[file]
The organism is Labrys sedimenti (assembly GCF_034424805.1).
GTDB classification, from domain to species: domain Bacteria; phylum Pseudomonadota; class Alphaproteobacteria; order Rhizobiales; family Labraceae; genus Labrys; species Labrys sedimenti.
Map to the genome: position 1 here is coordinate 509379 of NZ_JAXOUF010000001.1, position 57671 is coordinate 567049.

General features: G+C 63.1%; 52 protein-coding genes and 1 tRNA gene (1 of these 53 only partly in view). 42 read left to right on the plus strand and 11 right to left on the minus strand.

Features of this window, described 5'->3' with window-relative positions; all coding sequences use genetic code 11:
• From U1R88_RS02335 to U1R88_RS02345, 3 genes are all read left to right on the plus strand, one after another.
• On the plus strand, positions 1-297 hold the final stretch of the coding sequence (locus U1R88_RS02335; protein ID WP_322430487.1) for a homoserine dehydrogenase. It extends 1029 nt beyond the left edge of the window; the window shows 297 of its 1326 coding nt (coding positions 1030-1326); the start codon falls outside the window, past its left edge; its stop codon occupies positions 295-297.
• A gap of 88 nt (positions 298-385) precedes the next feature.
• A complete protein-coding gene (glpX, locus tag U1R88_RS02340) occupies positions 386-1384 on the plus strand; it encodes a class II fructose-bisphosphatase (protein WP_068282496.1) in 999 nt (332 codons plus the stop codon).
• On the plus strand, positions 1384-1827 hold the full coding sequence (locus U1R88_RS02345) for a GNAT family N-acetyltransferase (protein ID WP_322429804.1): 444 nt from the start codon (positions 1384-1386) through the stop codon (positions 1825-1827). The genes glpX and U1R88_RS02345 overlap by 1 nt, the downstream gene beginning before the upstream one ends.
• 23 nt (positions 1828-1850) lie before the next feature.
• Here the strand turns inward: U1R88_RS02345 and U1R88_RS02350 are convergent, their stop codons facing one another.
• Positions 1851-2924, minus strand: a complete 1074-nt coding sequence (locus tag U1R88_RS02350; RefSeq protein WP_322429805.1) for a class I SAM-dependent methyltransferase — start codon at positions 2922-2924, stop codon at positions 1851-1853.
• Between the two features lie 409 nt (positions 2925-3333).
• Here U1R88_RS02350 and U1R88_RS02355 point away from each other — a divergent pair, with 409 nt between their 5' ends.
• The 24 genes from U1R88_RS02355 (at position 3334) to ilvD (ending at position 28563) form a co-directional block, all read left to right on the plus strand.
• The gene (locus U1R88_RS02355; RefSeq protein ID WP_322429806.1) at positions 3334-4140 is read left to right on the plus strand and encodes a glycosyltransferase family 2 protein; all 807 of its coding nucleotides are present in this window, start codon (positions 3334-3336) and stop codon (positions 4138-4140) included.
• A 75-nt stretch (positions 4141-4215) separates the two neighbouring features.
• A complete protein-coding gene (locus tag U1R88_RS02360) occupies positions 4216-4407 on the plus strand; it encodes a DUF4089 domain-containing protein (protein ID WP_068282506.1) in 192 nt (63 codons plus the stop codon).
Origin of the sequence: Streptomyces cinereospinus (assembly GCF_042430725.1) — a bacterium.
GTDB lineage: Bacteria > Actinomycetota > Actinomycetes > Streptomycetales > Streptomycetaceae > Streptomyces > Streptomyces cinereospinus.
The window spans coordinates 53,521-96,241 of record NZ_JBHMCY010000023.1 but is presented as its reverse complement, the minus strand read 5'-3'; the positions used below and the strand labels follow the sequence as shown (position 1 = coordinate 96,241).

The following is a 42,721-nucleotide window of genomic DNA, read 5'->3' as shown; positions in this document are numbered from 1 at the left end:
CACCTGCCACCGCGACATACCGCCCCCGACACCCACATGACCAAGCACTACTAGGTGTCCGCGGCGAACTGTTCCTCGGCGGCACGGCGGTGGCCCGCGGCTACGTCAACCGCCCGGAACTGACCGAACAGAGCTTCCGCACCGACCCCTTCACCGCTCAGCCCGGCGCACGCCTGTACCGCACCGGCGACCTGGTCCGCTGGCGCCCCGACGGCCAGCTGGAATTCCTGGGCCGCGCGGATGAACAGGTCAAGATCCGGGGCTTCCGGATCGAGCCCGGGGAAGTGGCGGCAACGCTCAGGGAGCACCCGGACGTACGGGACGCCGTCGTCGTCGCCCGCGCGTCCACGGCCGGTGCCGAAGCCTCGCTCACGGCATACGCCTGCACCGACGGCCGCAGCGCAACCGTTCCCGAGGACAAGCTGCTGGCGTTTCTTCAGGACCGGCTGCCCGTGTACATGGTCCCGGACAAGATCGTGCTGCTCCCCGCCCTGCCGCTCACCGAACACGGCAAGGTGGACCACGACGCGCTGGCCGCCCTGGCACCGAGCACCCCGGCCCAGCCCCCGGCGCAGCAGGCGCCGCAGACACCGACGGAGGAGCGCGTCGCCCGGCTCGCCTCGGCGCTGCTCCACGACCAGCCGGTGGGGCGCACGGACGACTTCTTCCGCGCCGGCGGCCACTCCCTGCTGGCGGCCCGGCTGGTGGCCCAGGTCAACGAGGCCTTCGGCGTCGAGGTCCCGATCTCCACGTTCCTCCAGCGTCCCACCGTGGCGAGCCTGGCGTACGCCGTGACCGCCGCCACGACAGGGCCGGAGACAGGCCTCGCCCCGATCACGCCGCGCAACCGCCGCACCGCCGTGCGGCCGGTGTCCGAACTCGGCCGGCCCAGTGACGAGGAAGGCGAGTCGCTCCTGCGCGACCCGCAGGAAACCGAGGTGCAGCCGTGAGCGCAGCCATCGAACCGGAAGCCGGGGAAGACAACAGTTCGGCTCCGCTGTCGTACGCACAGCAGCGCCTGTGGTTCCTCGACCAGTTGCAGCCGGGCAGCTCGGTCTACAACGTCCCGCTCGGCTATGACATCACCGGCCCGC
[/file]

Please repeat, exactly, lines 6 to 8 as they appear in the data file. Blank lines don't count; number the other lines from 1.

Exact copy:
• From U1R88_RS02335 to U1R88_RS02345, 3 genes are all read left to right on the plus strand, one after another.
• On the plus strand, positions 1-297 hold the final stretch of the coding sequence (locus U1R88_RS02335; protein ID WP_322430487.1) for a homoserine dehydrogenase. It extends 1029 nt beyond the left edge of the window; the window shows 297 of its 1326 coding nt (coding positions 1030-1326); the start codon falls outside the window, past its left edge; its stop codon occupies positions 295-297.
• A gap of 88 nt (positions 298-385) precedes the next feature.